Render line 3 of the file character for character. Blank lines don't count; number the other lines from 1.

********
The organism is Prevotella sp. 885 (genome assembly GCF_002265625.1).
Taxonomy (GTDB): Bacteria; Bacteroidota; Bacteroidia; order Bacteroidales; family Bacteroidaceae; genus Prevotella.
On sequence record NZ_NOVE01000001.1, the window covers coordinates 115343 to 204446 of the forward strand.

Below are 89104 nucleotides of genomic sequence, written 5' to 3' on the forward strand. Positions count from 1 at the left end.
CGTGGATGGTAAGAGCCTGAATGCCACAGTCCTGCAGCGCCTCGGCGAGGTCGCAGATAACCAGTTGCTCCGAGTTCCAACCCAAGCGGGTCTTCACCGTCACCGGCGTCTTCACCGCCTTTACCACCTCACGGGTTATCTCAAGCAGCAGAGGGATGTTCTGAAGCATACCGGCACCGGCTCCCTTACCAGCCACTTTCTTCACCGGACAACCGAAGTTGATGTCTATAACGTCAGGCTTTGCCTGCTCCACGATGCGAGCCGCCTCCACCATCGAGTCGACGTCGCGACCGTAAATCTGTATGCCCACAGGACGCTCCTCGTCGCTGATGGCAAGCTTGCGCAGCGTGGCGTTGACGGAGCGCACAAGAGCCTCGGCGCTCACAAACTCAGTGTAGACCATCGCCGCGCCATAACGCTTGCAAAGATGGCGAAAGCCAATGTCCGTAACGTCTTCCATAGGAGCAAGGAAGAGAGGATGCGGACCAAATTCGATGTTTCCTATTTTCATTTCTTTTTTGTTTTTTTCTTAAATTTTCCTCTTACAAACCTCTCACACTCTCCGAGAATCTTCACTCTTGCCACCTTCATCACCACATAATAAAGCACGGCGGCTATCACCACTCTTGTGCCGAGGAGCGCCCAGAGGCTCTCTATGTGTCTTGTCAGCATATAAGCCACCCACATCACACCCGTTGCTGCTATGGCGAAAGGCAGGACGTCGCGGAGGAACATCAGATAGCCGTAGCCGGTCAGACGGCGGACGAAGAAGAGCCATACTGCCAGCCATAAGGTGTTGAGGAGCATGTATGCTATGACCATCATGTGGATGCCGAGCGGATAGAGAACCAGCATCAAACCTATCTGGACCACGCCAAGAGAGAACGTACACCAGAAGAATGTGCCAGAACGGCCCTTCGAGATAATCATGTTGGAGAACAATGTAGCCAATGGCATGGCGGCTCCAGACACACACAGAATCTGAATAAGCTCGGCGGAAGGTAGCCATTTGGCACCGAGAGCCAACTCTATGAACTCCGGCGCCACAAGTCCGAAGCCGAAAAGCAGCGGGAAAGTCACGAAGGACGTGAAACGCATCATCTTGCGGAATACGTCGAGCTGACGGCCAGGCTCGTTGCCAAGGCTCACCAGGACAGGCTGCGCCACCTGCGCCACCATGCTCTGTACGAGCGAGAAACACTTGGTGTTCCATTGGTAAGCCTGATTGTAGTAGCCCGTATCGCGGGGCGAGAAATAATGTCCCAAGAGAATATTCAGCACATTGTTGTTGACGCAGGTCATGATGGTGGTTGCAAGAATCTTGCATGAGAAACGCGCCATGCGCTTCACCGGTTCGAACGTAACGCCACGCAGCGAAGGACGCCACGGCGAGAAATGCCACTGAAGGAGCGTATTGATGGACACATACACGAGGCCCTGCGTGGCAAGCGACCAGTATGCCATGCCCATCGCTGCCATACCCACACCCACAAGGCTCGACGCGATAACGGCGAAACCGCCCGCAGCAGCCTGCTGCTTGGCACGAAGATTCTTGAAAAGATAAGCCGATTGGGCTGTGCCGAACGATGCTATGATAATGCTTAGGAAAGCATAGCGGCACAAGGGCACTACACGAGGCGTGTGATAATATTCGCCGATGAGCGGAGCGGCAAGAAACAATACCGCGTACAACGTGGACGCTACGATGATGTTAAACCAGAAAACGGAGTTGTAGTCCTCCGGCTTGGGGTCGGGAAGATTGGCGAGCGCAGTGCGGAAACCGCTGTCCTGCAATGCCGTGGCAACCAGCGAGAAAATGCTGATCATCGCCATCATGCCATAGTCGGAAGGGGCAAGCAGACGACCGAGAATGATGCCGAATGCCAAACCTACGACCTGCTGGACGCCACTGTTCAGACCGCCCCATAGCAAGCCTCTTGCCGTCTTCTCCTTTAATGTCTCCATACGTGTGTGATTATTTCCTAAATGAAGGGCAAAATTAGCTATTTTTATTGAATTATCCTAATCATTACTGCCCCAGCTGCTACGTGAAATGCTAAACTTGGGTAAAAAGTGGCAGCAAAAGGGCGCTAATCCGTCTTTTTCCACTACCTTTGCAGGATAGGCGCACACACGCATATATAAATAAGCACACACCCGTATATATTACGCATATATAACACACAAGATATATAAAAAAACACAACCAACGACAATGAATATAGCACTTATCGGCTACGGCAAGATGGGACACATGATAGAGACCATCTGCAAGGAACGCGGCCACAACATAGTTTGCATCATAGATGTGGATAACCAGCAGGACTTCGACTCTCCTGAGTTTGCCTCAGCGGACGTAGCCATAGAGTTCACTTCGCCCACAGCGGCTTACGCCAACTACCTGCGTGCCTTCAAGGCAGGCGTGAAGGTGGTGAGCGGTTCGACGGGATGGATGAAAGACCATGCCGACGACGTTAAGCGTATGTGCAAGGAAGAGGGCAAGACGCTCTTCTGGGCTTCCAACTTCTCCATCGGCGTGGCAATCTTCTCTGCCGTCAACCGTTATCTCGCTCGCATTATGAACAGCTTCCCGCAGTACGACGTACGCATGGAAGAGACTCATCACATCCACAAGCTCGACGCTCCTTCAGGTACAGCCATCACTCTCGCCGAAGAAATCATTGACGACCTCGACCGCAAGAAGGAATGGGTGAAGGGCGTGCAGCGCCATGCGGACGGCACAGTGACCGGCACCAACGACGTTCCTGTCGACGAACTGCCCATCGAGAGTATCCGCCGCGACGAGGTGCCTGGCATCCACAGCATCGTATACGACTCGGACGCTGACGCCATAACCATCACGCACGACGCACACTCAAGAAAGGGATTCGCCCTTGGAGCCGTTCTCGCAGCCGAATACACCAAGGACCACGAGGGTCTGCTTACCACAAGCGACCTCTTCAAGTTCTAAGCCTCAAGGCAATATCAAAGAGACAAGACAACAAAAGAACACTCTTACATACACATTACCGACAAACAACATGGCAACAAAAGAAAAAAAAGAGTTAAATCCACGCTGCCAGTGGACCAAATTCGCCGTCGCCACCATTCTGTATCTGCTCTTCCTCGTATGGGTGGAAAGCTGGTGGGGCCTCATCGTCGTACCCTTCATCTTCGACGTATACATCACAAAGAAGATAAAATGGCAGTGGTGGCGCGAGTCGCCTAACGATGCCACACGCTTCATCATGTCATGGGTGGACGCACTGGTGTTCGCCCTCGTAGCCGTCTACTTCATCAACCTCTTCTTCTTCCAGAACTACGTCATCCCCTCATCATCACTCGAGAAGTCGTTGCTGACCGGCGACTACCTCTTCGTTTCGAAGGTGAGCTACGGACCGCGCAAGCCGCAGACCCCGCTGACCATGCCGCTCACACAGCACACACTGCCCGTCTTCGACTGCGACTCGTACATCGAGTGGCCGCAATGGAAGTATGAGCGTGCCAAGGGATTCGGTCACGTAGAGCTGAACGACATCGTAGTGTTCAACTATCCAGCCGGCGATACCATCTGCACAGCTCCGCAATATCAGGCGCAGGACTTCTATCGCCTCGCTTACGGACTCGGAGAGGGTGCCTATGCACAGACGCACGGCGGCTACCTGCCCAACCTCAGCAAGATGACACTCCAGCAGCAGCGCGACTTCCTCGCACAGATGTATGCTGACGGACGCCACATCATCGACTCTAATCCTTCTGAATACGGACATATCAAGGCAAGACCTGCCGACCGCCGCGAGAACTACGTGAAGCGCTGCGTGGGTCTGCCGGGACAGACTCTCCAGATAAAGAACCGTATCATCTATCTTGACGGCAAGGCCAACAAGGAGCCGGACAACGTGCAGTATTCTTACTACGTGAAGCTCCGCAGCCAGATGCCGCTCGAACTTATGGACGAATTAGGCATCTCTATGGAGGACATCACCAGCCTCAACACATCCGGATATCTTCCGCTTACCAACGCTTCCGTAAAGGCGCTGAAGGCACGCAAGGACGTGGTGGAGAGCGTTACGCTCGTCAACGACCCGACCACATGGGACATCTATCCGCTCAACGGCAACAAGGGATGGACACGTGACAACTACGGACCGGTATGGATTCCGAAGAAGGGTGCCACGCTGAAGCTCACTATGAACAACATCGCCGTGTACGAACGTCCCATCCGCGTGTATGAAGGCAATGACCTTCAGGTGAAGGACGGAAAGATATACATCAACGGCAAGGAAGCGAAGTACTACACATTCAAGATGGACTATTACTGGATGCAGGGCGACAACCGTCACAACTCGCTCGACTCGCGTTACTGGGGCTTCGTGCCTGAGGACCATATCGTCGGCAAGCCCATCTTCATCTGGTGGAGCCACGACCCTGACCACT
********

On sequence record NZ_NOVE01000001.1, the window covers coordinates 115343 to 204446 of the forward strand.